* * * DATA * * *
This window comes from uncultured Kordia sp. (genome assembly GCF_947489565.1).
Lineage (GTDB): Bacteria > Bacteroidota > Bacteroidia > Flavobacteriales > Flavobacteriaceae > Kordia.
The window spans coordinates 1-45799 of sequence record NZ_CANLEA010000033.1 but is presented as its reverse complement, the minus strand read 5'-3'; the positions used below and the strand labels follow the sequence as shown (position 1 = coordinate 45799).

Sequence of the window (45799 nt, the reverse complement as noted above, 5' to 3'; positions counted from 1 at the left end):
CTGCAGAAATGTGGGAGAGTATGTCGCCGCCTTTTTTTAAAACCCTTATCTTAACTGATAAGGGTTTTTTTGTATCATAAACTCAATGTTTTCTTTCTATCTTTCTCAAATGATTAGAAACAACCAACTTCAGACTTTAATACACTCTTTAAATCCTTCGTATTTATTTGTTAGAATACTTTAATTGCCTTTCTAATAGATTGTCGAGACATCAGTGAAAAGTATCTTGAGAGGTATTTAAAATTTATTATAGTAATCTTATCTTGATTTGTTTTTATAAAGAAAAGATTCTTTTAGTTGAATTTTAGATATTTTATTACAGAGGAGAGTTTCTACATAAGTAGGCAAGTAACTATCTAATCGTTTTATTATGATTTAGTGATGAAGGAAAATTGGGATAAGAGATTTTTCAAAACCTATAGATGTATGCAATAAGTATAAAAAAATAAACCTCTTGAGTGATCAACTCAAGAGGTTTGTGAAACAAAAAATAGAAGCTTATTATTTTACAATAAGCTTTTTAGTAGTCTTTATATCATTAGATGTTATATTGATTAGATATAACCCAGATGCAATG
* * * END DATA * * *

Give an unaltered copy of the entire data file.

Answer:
This window comes from uncultured Kordia sp. (genome assembly GCF_947489565.1).
Lineage (GTDB): Bacteria > Bacteroidota > Bacteroidia > Flavobacteriales > Flavobacteriaceae > Kordia.
The window spans coordinates 1-45799 of sequence record NZ_CANLEA010000033.1 but is presented as its reverse complement, the minus strand read 5'-3'; the positions used below and the strand labels follow the sequence as shown (position 1 = coordinate 45799).

Sequence of the window (45799 nt, the reverse complement as noted above, 5' to 3'; positions counted from 1 at the left end):
CTGCAGAAATGTGGGAGAGTATGTCGCCGCCTTTTTTTAAAACCCTTATCTTAACTGATAAGGGTTTTTTTGTATCATAAACTCAATGTTTTCTTTCTATCTTTCTCAAATGATTAGAAACAACCAACTTCAGACTTTAATACACTCTTTAAATCCTTCGTATTTATTTGTTAGAATACTTTAATTGCCTTTCTAATAGATTGTCGAGACATCAGTGAAAAGTATCTTGAGAGGTATTTAAAATTTATTATAGTAATCTTATCTTGATTTGTTTTTATAAAGAAAAGATTCTTTTAGTTGAATTTTAGATATTTTATTACAGAGGAGAGTTTCTACATAAGTAGGCAAGTAACTATCTAATCGTTTTATTATGATTTAGTGATGAAGGAAAATTGGGATAAGAGATTTTTCAAAACCTATAGATGTATGCAATAAGTATAAAAAAATAAACCTCTTGAGTGATCAACTCAAGAGGTTTGTGAAACAAAAAATAGAAGCTTATTATTTTACAATAAGCTTTTTAGTAGTCTTTATATCATTAGATGTTATATTGATTAGATATAACCCAGATGCAATG